Now in the format’s second year, MLB may have found a formula that brings out the best (and worst) in teams, creates amazing runs or collapses in September, and thus sets a perfect stage for the October playoffs.
In modern sports with 30- to 32-team leagues, the era of two conferences and one title game is as antique as the 1950s. But who would come up with a plot that was totally different, more profitable, yet felt honorable, not a gimmick?
Call it Bud Selig’s legacy. Some would rather pound their thumb with a hammer than grant praise to the commissioner who announced last week that he will indeed retire after next season. But the Perfect Postseason may be his jewel.
Selig has been wrong, or too timid, on major issues: labor relations, performance-enhancing drugs, baseball’s return to Washington. Issues and enemies expire of exhaustion at his feet. Why, the Nats-Orioles MASN dispute is a mere toddler in Bud years.
But fortune smiles on Bud. If Selig bought a lottery ticket, he would absent-mindedly leave it in his suit when he took it to the dry cleaners. The dry-cleaning store would burn down, but the winds from the fire would blow the ticket back to Bud’s house where he’d find it on his front porch with a handwritten note from God: “Bud, please don’t lose this ticket again.”
And the next day, he’d win the lottery.
This week is one of those lottery tickets for baseball fans. On Monday night, the Rays went to Texas for a one-game playoff for the last American League wild-card spot. How did the Rangers get there? They had to sweep all seven games of their last homestand. Win every night or else. They did.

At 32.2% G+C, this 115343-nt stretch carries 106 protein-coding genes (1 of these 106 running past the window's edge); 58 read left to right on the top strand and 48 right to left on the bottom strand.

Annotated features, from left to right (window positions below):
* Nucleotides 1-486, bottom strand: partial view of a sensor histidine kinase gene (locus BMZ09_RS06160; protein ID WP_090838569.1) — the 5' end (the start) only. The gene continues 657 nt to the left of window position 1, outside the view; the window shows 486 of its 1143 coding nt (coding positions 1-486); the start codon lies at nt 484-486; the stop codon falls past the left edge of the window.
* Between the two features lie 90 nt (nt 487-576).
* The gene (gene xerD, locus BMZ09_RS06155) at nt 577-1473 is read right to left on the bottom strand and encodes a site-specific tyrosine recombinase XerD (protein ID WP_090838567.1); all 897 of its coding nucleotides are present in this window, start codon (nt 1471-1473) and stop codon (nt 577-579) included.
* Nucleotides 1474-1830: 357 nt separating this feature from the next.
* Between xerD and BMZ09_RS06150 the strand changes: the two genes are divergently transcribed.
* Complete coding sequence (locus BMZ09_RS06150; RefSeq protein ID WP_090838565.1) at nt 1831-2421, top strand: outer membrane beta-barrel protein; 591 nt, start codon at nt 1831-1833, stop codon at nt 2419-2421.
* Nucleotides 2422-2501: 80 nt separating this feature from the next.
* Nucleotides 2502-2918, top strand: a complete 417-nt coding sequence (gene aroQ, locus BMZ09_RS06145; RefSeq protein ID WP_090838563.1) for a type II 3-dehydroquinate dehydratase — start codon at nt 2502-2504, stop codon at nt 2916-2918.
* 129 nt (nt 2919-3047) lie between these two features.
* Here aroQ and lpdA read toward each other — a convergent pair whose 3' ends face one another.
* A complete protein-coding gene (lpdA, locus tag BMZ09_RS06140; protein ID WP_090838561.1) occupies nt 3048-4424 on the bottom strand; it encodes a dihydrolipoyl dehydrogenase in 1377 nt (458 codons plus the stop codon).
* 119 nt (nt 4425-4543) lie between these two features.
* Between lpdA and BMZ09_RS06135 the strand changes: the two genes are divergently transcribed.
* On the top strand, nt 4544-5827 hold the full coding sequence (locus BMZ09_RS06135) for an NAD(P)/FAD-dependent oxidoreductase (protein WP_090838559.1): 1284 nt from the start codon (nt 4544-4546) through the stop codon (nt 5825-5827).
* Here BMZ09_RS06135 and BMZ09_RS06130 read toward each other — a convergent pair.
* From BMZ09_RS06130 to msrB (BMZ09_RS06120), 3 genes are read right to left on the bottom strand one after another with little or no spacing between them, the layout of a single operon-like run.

“It’s been good and it’s been fun,” the Rangers’ Adrian Beltre synopsized.
On Tuesday night, the Reds will visit Pittsburgh, which has not played a postseason game, much less hosted one, in 21 years. In the most beautiful park east of San Francisco, the Pirates will try to prove it was worth all the effort they made to sweep the Reds in Cincinnati over the weekend to ensure this game would be played by their own win-parched fans.
Then, on Wednesday, for the third straight evening at about 8 p.m. Eastern time, baseball has another loser-goes-home game between Manager Terry Francona’s underdog Indians and the Tampa Bay Rays. How insanely hot is Cleveland? With 18 games to play, the Indians were six games behind the Tigers in the AL Central. Cleveland won its last 10 games and 16 of 18. The Tigers had to play .611 ball (11-7) just to win the Central by one game.